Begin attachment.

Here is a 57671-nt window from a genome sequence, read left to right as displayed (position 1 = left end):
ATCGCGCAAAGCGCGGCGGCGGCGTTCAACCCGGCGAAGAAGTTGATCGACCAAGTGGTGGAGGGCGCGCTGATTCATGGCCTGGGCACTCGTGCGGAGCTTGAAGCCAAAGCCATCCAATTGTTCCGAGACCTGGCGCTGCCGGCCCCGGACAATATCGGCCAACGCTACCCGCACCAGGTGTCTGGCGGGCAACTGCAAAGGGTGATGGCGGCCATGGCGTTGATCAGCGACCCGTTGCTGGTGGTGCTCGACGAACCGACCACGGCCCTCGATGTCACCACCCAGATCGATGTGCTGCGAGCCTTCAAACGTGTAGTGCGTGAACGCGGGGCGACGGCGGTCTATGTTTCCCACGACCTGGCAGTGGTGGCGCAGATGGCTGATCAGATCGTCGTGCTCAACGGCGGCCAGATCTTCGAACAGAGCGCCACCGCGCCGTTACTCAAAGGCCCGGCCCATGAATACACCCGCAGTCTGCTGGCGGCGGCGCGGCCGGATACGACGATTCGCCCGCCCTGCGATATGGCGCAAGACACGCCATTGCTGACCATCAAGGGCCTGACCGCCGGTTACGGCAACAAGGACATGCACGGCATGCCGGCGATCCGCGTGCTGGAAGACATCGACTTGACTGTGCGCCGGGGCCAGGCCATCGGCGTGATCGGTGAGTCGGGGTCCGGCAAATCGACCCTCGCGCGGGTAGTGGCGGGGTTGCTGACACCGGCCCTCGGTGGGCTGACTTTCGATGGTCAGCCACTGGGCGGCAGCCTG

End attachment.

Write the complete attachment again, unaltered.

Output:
Here is a 57671-nt window from a genome sequence, read left to right as displayed (position 1 = left end):
ATCGCGCAAAGCGCGGCGGCGGCGTTCAACCCGGCGAAGAAGTTGATCGACCAAGTGGTGGAGGGCGCGCTGATTCATGGCCTGGGCACTCGTGCGGAGCTTGAAGCCAAAGCCATCCAATTGTTCCGAGACCTGGCGCTGCCGGCCCCGGACAATATCGGCCAACGCTACCCGCACCAGGTGTCTGGCGGGCAACTGCAAAGGGTGATGGCGGCCATGGCGTTGATCAGCGACCCGTTGCTGGTGGTGCTCGACGAACCGACCACGGCCCTCGATGTCACCACCCAGATCGATGTGCTGCGAGCCTTCAAACGTGTAGTGCGTGAACGCGGGGCGACGGCGGTCTATGTTTCCCACGACCTGGCAGTGGTGGCGCAGATGGCTGATCAGATCGTCGTGCTCAACGGCGGCCAGATCTTCGAACAGAGCGCCACCGCGCCGTTACTCAAAGGCCCGGCCCATGAATACACCCGCAGTCTGCTGGCGGCGGCGCGGCCGGATACGACGATTCGCCCGCCCTGCGATATGGCGCAAGACACGCCATTGCTGACCATCAAGGGCCTGACCGCCGGTTACGGCAACAAGGACATGCACGGCATGCCGGCGATCCGCGTGCTGGAAGACATCGACTTGACTGTGCGCCGGGGCCAGGCCATCGGCGTGATCGGTGAGTCGGGGTCCGGCAAATCGACCCTCGCGCGGGTAGTGGCGGGGTTGCTGACACCGGCCCTCGGTGGGCTGACTTTCGATGGTCAGCCACTGGGCGGCAGCCTG